16 January 2007

Is the 'Concept of Natural Law' in Aristotle?

One last observation on Gisela Stiker's article, "Origins of the Concept of Natural Law" . . .

Consider the following paragraph from that article:

As regards the question of natural justice, Aristotle insists, against the relativist, that it is not true that what the law prescribes varies completely arbitrarily from one society to another. There is a common core of laws, often unwritten, that can be seen to be part of any legal system--those laws that forbid murder, and fraud, for example--and these laws prescribe what is naturally just in the sense of being a necessary part of the order of any human community (EN V 7, 1134b17-30). But this view, that some laws are natural in that they prescribe what is naturally just (Rhet. I, 1373b 1-18), should not be confused with the theory that there is a natural system of law that defines right conduct.
Add to the view that Striker here ascribes to Aristotle only that:
(i) laws that belong to this 'common core' are naturally recognized by us--that is, they are typically identified by us, and acknowledged to have force, apart from training or instruction; and that
(ii) these naturally just laws have priority over other laws, in the sense that other laws have no authority if they contravene a law that belongs to this 'common core';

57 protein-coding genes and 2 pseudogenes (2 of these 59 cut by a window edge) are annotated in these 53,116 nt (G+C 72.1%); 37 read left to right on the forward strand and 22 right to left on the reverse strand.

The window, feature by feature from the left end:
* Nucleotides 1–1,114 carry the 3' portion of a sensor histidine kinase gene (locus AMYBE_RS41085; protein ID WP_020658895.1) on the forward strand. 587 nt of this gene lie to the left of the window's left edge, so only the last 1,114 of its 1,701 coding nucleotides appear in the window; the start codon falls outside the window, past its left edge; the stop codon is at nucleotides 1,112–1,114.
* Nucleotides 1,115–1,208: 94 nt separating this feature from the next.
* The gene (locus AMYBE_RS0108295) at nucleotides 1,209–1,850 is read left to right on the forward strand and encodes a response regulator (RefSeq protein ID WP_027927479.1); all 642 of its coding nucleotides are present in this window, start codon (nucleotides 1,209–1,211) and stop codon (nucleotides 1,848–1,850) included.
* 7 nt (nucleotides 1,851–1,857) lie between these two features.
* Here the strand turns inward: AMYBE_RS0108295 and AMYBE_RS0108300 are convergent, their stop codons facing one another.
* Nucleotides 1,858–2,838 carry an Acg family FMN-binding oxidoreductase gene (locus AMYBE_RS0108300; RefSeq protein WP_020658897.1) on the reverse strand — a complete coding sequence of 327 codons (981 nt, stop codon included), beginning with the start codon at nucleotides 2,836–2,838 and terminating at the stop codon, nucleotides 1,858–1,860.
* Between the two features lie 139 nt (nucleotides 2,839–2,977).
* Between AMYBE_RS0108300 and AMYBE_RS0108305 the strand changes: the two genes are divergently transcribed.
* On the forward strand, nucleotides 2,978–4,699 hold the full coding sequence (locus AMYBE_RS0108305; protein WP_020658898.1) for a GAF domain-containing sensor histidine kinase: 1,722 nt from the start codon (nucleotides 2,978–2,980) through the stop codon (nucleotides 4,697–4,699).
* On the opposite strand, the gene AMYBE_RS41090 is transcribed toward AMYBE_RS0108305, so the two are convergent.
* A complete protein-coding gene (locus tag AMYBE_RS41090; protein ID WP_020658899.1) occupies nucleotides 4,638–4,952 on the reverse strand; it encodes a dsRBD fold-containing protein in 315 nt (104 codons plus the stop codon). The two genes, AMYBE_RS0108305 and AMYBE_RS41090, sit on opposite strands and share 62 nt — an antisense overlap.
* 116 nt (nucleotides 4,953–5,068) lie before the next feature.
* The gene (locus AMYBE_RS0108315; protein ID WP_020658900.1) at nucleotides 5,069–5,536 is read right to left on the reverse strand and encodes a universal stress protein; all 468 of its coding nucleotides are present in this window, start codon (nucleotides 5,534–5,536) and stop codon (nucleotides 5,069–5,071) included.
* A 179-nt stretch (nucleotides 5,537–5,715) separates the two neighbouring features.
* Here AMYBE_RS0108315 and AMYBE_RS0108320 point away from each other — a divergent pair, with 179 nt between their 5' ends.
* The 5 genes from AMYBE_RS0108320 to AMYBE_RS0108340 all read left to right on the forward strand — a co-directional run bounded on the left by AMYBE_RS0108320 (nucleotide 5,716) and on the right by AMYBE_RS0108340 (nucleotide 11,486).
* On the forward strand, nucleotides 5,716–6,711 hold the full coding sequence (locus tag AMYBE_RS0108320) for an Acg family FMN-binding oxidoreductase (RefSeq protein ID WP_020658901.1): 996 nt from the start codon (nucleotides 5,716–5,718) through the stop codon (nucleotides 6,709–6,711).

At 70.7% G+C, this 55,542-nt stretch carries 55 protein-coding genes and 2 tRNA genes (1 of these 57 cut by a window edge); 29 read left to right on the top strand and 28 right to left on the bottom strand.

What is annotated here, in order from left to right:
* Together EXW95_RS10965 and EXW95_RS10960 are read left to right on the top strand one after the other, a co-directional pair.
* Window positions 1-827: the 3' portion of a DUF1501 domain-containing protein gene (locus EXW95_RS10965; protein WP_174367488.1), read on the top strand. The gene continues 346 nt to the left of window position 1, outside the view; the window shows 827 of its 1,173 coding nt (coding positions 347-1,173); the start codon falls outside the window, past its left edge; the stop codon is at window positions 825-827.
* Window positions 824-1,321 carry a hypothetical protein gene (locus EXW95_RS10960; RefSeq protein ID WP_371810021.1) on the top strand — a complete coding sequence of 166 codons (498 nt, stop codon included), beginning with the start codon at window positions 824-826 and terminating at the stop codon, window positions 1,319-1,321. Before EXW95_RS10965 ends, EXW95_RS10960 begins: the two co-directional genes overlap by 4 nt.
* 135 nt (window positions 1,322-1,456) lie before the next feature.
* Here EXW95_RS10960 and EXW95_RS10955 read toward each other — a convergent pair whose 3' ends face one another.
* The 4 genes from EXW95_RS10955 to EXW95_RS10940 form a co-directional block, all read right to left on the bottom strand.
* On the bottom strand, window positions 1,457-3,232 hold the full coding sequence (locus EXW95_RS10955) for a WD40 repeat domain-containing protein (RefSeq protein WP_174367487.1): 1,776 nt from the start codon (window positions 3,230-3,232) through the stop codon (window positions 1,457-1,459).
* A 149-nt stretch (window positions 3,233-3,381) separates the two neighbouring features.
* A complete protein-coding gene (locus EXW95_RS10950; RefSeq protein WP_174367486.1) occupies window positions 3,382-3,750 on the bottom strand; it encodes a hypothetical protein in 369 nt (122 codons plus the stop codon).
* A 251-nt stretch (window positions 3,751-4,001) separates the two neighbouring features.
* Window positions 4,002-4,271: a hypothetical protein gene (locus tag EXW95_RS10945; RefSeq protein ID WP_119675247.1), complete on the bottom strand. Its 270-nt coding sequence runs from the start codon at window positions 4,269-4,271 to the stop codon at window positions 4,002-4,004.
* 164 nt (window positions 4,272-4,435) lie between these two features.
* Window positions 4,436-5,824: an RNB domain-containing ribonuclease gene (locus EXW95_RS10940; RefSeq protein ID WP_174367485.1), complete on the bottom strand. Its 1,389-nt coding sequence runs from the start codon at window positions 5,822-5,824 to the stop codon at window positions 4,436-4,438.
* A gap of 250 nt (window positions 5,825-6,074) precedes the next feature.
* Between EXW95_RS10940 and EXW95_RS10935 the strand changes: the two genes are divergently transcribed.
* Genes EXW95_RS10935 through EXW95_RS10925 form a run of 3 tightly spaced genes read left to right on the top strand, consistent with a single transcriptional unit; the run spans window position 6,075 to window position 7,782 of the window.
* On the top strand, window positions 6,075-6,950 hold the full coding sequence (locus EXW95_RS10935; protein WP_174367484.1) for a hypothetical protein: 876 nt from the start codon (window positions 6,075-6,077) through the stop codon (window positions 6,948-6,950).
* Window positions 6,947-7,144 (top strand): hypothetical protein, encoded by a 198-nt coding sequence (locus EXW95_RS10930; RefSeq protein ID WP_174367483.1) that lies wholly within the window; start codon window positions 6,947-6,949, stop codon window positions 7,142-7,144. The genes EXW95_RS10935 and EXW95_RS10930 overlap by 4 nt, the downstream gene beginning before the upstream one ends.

and one then has a very good statement, I think, of the theory of natural law. These further points are presumably the important ones, if we are inquiring whether Aristotle had a 'concept of natural law'. (In my view it is likely that he endorsed (i) but unclear whether he would have endorsed (ii).)

Striker denies that the 'concept of natural law' is found in Aristotle only because she (strangely) thinks it is part of that concept that natural laws actually define what justice is, and that natural laws must somehow have the same extension as human positive law (it cannot be, she apparently thinks, that only some human laws express or articulate the natural law).

Needless to say, her essay then becomes an exercise in which the desired result is built in from the start: she defines the 'concept of natural law' in such a way that only the Stoics (if even they) could have originated it.